Owners Bob and Liz Dickson have created a family-friendly environment where little kids are free to enjoy the grounds as much as the adults. Although the resort is located on the shores of the Green Bay, there is a swimming pool, playground, and bikes available to guests. Our room was located on the second floor with a beautiful view of the bay where we watched the beautiful sunsets every night.
The first activity on our list was to pick cherries—something we had not done wince we were children. We went to Lautenbach’s Orchard Country Winery and Market (http://www.orchardcountry.com/) outside of Fish Creek and wondered if we would have to climb ladders in order to pick the tart Montmorency cherries. Mike and I told each other stories of picking cherries with our grandparents, aunts and uncles. The ladders were somewhat scary when we were kids and we were relieved to learn that over the years, the Montmorency trees have transformed from the tall cherry trees to the hybrid, much shorter trees whose cherries are much easier to pick. Typically the cherries are harvested by machines that shake the trees, but enthusiasts can also get a pail and pick—if they prefer.
The cherries were bright, beautiful spheres hanging heavily from the low branches. As children, we remember picking until the cherry juice was running down our arms (and a little on our chins), but this time, we picked quickly and experienced only a slight stickiness on our hands. In an hours time, we had picked 20 pounds of cherries and immediately decided we would make cherry bounce when we got home along with a few cherry pies.
Cherry bounce is a wonderful concoction made with 1 pound of tart cherries, 1 cup of sugar and 1 quart of brandy. Mix the whole thing together, place in a jar, and store in a dark closet until Christmas. Because both Mike and my family are originally from the Door County region, cherry bounce was a Christmas staple and we hadn’t sampled the cordial in a long time.
After we picked cherries, we decided that we would do something that we had never done before—rent segways from Seaquist Segway in Sister Bay (www.seaquistsegway.com). At first, I was a bit scared—the segway seemed to have a life of its own, but owner Steve Seaquist was a master not only in his ability to ride the, um, vehicle, but also in teaching others to ride it. Segways are computerized devices that move based on the rider’s movements.
If you lean forward, the segway moves forward; if you lean back on your heels, the segway moves backward. If you turn to the right, the segway moves to the right. It’s really a marvelous little machine, but it does take some practice to make it do what you think you’re telling it to do. Seaquist explained that the segway really is telling you what’s going on in your head. If you’re hesitant, the segway will make little bouncing movements—indicating that you are putting a little weight on your heels, overcompensating, and then leaning forward. The segway, in essence is a measurement of ‘monkey mind.’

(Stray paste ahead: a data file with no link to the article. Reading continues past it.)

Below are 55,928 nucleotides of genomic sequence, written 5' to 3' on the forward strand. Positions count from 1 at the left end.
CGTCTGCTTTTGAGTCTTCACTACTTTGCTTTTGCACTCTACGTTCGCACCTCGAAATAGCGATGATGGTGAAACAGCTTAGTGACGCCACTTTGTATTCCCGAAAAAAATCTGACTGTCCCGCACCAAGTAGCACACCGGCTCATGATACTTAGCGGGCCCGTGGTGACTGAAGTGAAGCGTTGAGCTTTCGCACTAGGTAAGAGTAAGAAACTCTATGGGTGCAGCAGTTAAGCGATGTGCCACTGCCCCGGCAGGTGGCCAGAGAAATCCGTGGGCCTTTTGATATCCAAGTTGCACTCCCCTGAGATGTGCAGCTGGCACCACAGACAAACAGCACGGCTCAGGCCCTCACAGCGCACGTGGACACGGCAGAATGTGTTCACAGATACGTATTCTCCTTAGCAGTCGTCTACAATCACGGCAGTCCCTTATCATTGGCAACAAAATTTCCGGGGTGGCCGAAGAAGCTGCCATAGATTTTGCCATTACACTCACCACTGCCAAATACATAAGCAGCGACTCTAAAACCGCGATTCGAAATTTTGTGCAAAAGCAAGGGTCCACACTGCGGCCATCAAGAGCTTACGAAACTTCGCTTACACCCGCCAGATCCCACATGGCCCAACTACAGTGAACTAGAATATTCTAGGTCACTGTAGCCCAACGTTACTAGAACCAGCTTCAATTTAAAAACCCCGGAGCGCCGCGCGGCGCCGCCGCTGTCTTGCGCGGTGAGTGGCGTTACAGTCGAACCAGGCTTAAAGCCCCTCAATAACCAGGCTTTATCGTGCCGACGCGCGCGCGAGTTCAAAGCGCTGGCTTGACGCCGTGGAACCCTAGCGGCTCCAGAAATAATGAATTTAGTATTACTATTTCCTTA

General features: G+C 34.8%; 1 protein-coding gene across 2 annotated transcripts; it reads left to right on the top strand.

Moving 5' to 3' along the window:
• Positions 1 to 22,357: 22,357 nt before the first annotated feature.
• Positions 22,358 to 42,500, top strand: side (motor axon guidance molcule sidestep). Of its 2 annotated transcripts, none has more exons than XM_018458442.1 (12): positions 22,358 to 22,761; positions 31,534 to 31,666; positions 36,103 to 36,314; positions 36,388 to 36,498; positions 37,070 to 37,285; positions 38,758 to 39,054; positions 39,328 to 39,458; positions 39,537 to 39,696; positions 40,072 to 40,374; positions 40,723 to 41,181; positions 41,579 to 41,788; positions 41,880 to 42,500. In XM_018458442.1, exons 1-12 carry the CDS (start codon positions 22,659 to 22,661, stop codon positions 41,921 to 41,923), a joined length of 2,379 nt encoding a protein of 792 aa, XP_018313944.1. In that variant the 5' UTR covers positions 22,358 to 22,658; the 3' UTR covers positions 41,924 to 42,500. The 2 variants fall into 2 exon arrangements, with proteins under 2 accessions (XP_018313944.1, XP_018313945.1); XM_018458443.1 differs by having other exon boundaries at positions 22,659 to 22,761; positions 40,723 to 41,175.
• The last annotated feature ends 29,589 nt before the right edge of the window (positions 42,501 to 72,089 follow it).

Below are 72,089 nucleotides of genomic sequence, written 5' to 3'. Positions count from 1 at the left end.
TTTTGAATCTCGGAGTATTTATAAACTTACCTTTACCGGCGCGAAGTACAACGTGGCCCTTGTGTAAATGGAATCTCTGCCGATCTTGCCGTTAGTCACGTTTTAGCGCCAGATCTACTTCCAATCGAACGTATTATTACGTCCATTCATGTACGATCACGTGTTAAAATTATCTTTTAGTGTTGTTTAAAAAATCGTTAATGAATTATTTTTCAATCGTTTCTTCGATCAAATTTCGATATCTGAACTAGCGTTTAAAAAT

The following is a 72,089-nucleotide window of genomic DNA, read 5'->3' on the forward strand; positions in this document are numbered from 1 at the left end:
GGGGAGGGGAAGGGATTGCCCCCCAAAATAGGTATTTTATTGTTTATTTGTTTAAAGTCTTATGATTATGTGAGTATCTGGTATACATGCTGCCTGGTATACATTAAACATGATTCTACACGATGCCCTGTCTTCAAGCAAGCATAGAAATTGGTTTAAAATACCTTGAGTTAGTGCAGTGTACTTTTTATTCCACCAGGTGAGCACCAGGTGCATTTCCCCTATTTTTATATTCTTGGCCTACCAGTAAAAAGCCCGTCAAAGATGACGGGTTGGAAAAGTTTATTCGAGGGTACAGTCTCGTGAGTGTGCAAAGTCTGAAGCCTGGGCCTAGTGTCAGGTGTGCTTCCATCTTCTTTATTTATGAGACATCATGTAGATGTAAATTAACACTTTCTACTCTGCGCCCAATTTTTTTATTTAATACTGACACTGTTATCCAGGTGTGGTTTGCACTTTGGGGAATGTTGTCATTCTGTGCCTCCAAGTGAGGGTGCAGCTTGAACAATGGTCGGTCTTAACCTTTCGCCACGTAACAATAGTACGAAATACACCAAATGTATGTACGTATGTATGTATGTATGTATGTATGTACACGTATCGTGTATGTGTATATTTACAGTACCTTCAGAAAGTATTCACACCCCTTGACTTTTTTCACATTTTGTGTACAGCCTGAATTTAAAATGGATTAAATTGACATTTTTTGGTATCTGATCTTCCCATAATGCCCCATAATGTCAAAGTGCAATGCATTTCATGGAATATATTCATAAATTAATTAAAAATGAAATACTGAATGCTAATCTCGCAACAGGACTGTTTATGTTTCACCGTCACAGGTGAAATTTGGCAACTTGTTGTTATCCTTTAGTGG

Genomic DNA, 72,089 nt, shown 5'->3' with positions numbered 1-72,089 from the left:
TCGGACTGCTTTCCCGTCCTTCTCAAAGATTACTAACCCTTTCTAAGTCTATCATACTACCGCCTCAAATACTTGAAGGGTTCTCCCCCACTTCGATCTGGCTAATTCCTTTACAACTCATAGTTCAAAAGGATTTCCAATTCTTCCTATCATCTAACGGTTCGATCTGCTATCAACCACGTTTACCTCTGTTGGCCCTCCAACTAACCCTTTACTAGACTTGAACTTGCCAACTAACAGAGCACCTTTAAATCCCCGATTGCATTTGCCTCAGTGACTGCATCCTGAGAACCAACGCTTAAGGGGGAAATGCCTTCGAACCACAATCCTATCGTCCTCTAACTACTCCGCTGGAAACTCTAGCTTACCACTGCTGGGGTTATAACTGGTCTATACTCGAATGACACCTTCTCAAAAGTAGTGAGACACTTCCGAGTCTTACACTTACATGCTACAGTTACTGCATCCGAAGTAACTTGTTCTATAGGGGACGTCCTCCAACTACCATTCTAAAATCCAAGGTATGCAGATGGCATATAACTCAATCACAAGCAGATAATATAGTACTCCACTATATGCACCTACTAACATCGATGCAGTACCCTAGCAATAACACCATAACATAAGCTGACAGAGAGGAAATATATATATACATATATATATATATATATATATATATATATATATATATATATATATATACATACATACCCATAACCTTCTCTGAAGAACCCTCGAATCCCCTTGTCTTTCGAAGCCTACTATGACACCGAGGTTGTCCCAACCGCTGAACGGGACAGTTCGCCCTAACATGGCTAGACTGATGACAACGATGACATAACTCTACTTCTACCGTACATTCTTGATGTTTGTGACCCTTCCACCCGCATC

Seaquist had complete control over his segway and moved as if it was an extension of his body/mind. In a short time, he had the 8 people who had signed up for the tour completely relaxed. He then took us on an hour-long ride through the forest that lined Lake Michigan near Sister Bay. We moved smoothly over the rough path, skirting trees and climbing hills (remembering not to lean back on the climb). We effortlessly glided over sandy patches on the trail and even downhill wasn’t too scary, as long as you kept your hands firmly on the brakes.
Day 2 of our Door County Adventure will be posted tomorrow.
Author Gustave Flaubert once said that Mozart’s Don Giovanni, Shakespeare’s Hamlet and the ocean were God’s three greatest creations. Having seen the play and played in the sea, we dropped into Madison Opera’s recent production of Mozart’s masterwork to see if the author of Madame Bovary was accurate on all counts.
It would seem that Flaubert knew a bit what he was talking about, but he failed to comment on how funny Don Giovanni can be. One would think the tale of the world’s greatest lover ultimately being dragged to hell for repeatedly violating most if not all of the Seven Deadly Sins would not set off so much as a wry chortle. But Mozart apparently knew that there is always a little light within the darkness, order amid the chaos, and more than a few knee-slappers threading the tale of rape, murder and anything but a bid for redemption.
Add to that a food fight, more than one confetti snowstorm, spooky dry-ice clouds billowing from an open tomb and a title character so ripped that he may simply have been augmenting his day job with Chippendale’s and you have a pretty lively production of what is considered one of the world’s ten greatest operas.
Central to the humor is the role of Leporello (baritone Matt Boehler), Don Giovanni’s wiley servant cast in the same mold as many of Shakepeare’s servants, henchmen and lackeys. It’s through Leporello that we have an objective eye as audience members, a tempered insight into the doings both Don Giovanni (baritone Kelly Markgraf) and the nobles and commoners victimized by his exploits.